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ssh to dns server ends up in 127.0.0.1 [Solved]
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vespaman
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Location: Stockholm, Sweden

PostPosted: Sat Jun 04, 2016 7:12 am    Post subject: ssh to dns server ends up in 127.0.0.1 [Solved] Reply with quote

I reinstalled my desktop, and have run into a problem that I don't understand.

I have a server named 'xenon' which is dns.

If I ping xenon, get what I wolud expect;
Code:
ata.
64 bytes from xenon (10.1.200.1): icmp_seq=1 ttl=64 time=0.161 ms
64 bytes from xenon (10.1.200.1): icmp_seq=2 ttl=64 time=0.221 ms


I can also browse to it, mount shares etc.

However, if I want to ssh into the same, I end up in localhost.

Code:
ssh -v xenon
OpenSSH_7.2p2lpk, OpenSSL 1.0.2h  3 May 2016
debug1: Reading configuration data /etc/ssh/ssh_config
debug1: Connecting to xenon [127.0.0.1] port 22.
debug1: Connection established.


my /etc/resolv contains only has
Code:
# Generated by net-scripts for interface eth0
nameserver 10.1.200.1


And there's nothing strange in the hosts file either.

I I ssh using ip address, it works as expected.

So why is this happening??


Last edited by vespaman on Sat Jun 04, 2016 9:49 pm; edited 1 time in total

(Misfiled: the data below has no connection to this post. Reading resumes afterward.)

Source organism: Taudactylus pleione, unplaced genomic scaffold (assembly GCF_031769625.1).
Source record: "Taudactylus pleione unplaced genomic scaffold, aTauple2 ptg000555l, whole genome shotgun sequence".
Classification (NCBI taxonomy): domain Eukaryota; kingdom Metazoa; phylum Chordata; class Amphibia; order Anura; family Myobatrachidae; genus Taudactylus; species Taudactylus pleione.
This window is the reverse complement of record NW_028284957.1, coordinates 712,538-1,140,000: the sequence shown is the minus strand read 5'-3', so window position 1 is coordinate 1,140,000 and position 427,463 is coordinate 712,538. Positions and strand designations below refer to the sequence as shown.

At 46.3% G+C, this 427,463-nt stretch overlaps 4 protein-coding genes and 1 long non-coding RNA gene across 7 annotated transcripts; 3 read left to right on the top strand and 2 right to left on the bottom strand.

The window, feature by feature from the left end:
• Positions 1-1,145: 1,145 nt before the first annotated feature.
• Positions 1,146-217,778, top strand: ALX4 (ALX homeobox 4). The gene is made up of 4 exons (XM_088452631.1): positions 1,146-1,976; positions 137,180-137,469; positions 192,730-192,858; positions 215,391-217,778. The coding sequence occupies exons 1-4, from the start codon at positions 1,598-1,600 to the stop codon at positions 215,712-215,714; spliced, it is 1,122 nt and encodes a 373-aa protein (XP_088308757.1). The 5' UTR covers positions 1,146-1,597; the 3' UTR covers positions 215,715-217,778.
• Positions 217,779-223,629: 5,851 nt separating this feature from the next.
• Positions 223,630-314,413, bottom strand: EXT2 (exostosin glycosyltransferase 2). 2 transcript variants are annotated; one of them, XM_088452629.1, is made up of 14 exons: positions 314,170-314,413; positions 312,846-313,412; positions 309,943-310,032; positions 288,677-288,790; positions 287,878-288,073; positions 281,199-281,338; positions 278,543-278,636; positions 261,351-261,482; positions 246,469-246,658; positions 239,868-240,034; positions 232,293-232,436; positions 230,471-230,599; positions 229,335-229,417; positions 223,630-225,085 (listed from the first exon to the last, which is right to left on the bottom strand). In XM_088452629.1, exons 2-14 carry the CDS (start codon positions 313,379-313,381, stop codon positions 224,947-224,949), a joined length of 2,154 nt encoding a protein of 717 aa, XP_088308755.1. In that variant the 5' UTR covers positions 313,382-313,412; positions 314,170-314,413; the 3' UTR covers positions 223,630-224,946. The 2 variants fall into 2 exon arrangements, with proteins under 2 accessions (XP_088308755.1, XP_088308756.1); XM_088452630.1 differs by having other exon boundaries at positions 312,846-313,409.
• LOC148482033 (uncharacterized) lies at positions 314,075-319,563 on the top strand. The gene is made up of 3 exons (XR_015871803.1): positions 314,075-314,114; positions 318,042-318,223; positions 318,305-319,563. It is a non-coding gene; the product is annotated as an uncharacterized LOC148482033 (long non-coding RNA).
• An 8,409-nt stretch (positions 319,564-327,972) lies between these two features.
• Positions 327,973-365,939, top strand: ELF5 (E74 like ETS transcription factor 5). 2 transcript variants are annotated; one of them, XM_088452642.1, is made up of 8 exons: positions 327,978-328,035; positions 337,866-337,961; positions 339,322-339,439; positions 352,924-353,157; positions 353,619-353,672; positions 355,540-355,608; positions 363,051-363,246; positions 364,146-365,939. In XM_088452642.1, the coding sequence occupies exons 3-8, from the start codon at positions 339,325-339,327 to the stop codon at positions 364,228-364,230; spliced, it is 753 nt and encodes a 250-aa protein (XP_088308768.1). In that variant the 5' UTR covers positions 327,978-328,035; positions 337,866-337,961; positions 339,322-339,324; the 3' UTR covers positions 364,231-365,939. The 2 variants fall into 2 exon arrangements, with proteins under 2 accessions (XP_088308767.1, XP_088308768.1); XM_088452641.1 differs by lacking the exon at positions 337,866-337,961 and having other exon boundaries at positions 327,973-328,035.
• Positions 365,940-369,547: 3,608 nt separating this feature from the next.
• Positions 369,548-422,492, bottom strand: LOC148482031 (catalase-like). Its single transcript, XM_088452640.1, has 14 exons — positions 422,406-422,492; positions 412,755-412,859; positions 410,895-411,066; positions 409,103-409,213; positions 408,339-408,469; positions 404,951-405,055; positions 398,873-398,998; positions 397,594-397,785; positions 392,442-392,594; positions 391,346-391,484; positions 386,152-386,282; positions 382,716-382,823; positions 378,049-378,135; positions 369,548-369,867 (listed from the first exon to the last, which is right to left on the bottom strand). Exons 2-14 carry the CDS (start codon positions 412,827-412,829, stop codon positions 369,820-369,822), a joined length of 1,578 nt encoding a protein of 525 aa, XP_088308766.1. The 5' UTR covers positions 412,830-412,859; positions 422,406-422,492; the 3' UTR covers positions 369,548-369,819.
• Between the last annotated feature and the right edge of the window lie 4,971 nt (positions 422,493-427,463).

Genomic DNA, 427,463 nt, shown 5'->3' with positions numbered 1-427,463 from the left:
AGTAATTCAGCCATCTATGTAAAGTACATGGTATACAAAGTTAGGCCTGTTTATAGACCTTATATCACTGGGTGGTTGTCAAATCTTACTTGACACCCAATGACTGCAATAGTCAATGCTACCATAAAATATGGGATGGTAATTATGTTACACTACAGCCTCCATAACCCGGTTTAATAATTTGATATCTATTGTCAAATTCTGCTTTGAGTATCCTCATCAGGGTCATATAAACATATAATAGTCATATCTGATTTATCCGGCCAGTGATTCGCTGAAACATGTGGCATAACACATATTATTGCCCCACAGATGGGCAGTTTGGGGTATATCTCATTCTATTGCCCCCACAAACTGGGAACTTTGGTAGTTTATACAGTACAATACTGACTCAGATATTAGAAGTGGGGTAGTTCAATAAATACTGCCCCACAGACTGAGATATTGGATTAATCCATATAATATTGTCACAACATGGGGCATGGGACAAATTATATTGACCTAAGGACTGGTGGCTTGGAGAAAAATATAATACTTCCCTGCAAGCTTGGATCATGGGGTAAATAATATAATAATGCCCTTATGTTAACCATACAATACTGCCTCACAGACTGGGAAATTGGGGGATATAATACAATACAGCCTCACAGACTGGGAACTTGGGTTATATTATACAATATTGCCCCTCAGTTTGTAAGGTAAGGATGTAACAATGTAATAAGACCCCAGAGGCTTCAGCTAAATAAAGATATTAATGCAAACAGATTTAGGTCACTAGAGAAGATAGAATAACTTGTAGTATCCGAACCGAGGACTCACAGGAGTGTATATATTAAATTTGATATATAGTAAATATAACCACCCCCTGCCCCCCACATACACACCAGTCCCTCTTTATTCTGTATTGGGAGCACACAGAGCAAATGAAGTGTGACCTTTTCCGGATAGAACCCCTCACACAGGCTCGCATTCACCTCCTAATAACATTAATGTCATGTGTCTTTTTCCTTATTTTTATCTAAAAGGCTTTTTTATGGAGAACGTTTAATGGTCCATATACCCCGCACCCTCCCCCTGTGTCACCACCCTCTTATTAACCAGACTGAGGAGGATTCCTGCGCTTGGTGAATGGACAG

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cboldt
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PostPosted: Sat Jun 04, 2016 9:15 am    Post subject: Reply with quote

What's in /etc/hosts?
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vespaman
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PostPosted: Sat Jun 04, 2016 9:18 am    Post subject: Reply with quote

only

127.0.0.1 localhost
::1 localhost6
10.1.200.50 hush hush.bxxxxs.com
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Hu
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PostPosted: Sat Jun 04, 2016 5:06 pm    Post subject: Reply with quote

Perhaps you have an ssh config option which sets the effective address of name xenon. What is the output of grep -En '^[^#]' /etc/ssh/ssh_config ~/.ssh/config?
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vespaman
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PostPosted: Sat Jun 04, 2016 7:01 pm    Post subject: Reply with quote

This gives me;

Code:
grep -En '^[^#]' /etc/ssh/ssh_config ~/.ssh/config
/etc/ssh/ssh_config:53:SendEnv LANG LC_*
grep: /home/micke/.ssh/config: No such file or directory
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cboldt
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PostPosted: Sat Jun 04, 2016 8:11 pm    Post subject: Reply with quote

I think something on your DNS system is assigning 127.0.0.1 to xenon. You say xenon is the DNS server, but you haven't described the DNS software that you have running on xenon.

I have no idea why ping would find the right address, and ssh not.

The file /etc/ssh/ssh_config (which your ssh is referring to) allows configuration on a per-host basis, but I don't know that it is able to change the IP address of any host.
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limn